Giana Sisters: Twisted Dreams 8

Unlike the original Commodore 64 title – The Great Giana Sisters – which blatantly ripped off Super Mario Bros. (and was subsequently pulled from shelves), Giant Sisters: Twisted Dreams is a unique and satisfying modernized platforming adventure. A Kickstarter success, Black Forest Games has succeeded in reimagining the series, as players play as a coming of age Giana trying to escape from her own dreams and rescue her sister Maria from a giant dragon.

No longer requiring a special item to transform herself and her dreams, players are able to switch between the “cute” and “punk” persona of Giana with a press of a button. The environment for “cute” Giana features a nightmarish dreamscape complete with spikes, demons and graveyards, while “punk” Giana must make her way across a bright and cheerful dream world complete with sunflowers and candy canes. Twirling and gliding through the air, “cute” Giana can reach otherwise unreachable locations. “Punk” Giana utilizes a fireball-style dash attack to not only take care of cute fluffy defenseless birds, but also allows her to bounce off walls à la Rya Hayabusa.

The extensive levels require plenty of exploring with multiple branching paths and hidden secrets to uncover. Throughout the levels, you are tasked with collecting hundreds (and hundreds) of colored gems that come in three flavors: yellow for “cute” Giana to pick up, red for “punk” Giana and blue which can be collected by either personality. Expect to replay levels numerous times in order to collect every last gem. Dying is usually not a major concern as checkpoints are genuinely well placed, but certain sections are more frustrating than others. Thankfully, the inclusion of unlimited lives help to ease the entire process.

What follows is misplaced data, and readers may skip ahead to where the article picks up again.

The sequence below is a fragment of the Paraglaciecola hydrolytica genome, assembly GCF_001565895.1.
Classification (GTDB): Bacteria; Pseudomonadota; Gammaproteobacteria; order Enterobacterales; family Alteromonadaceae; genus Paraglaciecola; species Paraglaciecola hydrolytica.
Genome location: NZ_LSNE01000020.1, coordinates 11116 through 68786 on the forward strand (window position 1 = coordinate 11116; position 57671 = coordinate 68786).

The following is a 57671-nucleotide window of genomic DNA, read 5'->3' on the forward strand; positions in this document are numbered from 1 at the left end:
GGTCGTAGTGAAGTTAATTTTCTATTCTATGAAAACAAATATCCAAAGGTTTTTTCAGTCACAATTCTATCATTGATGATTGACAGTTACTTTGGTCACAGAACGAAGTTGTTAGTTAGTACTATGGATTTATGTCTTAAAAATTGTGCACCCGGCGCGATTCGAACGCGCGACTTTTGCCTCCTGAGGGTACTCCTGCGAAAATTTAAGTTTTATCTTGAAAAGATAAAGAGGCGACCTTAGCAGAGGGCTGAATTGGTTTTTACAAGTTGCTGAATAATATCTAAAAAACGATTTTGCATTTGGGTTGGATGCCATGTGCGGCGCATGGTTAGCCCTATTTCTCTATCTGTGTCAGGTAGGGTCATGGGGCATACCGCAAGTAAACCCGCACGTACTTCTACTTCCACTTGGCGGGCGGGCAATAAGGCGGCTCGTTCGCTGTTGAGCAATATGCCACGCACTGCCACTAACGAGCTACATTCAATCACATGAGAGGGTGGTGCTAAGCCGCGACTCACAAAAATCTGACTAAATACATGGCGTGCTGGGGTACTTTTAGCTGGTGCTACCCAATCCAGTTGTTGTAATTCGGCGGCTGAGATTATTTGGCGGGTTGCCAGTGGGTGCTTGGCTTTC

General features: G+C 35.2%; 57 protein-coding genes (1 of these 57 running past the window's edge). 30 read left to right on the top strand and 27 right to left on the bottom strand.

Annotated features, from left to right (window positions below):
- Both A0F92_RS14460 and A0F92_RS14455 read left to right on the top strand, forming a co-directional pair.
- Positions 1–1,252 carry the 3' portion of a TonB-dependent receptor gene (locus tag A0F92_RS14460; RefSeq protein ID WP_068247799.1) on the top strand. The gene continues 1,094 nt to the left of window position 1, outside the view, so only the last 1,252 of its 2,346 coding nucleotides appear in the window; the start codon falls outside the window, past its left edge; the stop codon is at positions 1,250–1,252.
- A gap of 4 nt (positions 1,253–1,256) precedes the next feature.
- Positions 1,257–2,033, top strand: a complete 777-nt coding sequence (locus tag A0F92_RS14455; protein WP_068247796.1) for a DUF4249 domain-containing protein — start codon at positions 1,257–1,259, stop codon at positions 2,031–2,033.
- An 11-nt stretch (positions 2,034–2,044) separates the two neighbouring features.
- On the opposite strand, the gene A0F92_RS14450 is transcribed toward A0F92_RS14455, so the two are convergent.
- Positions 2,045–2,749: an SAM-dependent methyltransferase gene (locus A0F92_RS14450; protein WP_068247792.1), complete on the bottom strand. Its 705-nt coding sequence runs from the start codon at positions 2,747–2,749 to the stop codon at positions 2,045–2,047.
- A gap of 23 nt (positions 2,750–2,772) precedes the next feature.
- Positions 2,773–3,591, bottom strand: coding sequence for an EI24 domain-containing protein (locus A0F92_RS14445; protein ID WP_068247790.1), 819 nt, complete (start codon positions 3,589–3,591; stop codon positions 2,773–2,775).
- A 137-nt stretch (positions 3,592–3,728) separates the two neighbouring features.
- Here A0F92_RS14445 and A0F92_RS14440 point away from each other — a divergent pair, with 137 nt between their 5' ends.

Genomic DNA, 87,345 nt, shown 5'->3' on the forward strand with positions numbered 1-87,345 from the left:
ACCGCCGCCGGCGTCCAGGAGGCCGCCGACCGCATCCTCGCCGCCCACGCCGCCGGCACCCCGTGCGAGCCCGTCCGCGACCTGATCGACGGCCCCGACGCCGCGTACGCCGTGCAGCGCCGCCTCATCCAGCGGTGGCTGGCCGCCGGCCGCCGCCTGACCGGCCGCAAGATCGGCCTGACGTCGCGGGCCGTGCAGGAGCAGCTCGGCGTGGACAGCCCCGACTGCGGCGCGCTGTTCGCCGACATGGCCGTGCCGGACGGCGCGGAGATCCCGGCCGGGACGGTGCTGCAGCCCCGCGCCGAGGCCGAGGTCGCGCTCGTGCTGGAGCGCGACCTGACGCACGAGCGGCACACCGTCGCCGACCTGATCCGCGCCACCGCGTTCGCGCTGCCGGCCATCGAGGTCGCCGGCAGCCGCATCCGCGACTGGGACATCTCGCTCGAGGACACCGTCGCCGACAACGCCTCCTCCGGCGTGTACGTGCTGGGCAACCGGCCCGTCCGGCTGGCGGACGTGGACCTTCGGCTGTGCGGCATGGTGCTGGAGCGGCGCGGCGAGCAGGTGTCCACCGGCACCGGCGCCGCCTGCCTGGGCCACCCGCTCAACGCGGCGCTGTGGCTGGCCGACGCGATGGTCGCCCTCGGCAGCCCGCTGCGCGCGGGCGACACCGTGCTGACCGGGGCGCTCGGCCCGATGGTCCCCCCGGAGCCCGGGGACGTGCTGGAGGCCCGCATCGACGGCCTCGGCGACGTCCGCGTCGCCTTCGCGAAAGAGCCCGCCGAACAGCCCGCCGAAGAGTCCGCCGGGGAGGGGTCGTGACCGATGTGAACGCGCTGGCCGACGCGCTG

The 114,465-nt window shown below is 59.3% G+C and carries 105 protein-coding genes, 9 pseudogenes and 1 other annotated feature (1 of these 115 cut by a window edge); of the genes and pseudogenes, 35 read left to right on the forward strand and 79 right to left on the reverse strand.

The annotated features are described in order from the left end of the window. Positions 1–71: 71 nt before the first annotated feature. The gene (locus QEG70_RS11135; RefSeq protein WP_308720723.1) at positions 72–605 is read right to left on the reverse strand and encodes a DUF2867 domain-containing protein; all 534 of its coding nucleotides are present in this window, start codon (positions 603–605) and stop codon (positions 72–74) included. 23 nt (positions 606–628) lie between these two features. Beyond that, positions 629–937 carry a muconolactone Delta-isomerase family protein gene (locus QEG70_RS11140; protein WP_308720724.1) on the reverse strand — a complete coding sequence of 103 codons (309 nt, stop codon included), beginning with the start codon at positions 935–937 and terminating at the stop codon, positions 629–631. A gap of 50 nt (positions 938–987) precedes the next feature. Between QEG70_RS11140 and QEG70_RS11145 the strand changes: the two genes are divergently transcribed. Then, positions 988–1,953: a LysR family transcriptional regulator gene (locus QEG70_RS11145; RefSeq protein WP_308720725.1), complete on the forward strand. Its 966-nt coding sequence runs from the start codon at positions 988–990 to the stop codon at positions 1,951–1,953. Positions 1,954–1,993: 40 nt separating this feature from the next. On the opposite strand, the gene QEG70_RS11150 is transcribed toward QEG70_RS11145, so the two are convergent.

At the end of the stage, you will be given a star rating depending on the amount of gems collected and how many deaths occurred in the level. Collect enough stars and you’ll unlock one of the frustrating boss battles. The difficulty ramps up after the first couple of levels, requiring players to combine skills from both personas, such as slowly twirling across a large gap and switching to the “punk” persona to nearly avoid a batch of thorns and explode through some brick walls. The premise wouldn’t have worked as well as it does if it wasn’t for the tight responsive controls allowing Giana to easily traverse around the dream world and switch between the two personas at will.

Simply Put

Giana Sisters: Twisted Dreams feels like a classic platforming title, but with a modernized twist. Multiple branching paths in each level and literally hundreds of gems are waiting for you to collect. The one-hit deaths can be the source of frustration due to the trial and error approach to the levels, but the frequent checkpoints help. Transitioning between the different versions of the dream world is silky smooth and is visually quite impressive. Even the music transitions beautifully depending on the iteration of the dream world. There are more levels than tracks, so expect to be hearing the same music multiple times. Whether or not you enjoy soft rock, the music fits the game perfectly.

More Reviews on SelectButton

​Cake Bash Review

​Cake Bash Review

October 14, 2020
​Tennis World Tour 2 Review

​Tennis World Tour 2 Review

September 22, 2020